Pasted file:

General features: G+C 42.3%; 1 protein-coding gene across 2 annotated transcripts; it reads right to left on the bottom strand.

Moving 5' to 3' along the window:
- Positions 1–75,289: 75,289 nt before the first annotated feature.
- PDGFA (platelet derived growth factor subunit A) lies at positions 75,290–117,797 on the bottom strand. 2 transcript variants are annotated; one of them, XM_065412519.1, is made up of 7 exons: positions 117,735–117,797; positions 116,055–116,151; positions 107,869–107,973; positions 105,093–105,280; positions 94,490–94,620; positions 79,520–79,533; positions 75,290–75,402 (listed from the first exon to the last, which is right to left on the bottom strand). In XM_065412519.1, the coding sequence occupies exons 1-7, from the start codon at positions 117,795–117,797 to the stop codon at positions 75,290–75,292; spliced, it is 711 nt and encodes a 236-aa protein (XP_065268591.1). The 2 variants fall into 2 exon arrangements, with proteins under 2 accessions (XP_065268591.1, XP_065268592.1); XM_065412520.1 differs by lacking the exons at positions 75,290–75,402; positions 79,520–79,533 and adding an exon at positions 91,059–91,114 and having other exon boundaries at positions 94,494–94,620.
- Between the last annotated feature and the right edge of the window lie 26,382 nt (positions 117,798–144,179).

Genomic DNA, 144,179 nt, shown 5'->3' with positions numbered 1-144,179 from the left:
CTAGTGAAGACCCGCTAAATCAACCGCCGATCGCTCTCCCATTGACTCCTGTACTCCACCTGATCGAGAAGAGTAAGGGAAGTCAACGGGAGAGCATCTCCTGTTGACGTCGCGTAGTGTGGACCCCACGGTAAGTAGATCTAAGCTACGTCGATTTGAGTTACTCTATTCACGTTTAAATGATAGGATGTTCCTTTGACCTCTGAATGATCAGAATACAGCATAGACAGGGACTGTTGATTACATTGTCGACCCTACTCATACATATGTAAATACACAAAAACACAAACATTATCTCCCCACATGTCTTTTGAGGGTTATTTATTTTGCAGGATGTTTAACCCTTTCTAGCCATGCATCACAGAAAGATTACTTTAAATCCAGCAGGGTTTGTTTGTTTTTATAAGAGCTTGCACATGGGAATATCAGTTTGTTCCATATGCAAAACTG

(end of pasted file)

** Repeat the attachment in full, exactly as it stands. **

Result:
General features: G+C 42.3%; 1 protein-coding gene across 2 annotated transcripts; it reads right to left on the bottom strand.

Moving 5' to 3' along the window:
- Positions 1–75,289: 75,289 nt before the first annotated feature.
- PDGFA (platelet derived growth factor subunit A) lies at positions 75,290–117,797 on the bottom strand. 2 transcript variants are annotated; one of them, XM_065412519.1, is made up of 7 exons: positions 117,735–117,797; positions 116,055–116,151; positions 107,869–107,973; positions 105,093–105,280; positions 94,490–94,620; positions 79,520–79,533; positions 75,290–75,402 (listed from the first exon to the last, which is right to left on the bottom strand). In XM_065412519.1, the coding sequence occupies exons 1-7, from the start codon at positions 117,795–117,797 to the stop codon at positions 75,290–75,292; spliced, it is 711 nt and encodes a 236-aa protein (XP_065268591.1). The 2 variants fall into 2 exon arrangements, with proteins under 2 accessions (XP_065268591.1, XP_065268592.1); XM_065412520.1 differs by lacking the exons at positions 75,290–75,402; positions 79,520–79,533 and adding an exon at positions 91,059–91,114 and having other exon boundaries at positions 94,494–94,620.
- Between the last annotated feature and the right edge of the window lie 26,382 nt (positions 117,798–144,179).

Genomic DNA, 144,179 nt, shown 5'->3' with positions numbered 1-144,179 from the left:
CTAGTGAAGACCCGCTAAATCAACCGCCGATCGCTCTCCCATTGACTCCTGTACTCCACCTGATCGAGAAGAGTAAGGGAAGTCAACGGGAGAGCATCTCCTGTTGACGTCGCGTAGTGTGGACCCCACGGTAAGTAGATCTAAGCTACGTCGATTTGAGTTACTCTATTCACGTTTAAATGATAGGATGTTCCTTTGACCTCTGAATGATCAGAATACAGCATAGACAGGGACTGTTGATTACATTGTCGACCCTACTCATACATATGTAAATACACAAAAACACAAACATTATCTCCCCACATGTCTTTTGAGGGTTATTTATTTTGCAGGATGTTTAACCCTTTCTAGCCATGCATCACAGAAAGATTACTTTAAATCCAGCAGGGTTTGTTTGTTTTTATAAGAGCTTGCACATGGGAATATCAGTTTGTTCCATATGCAAAACTG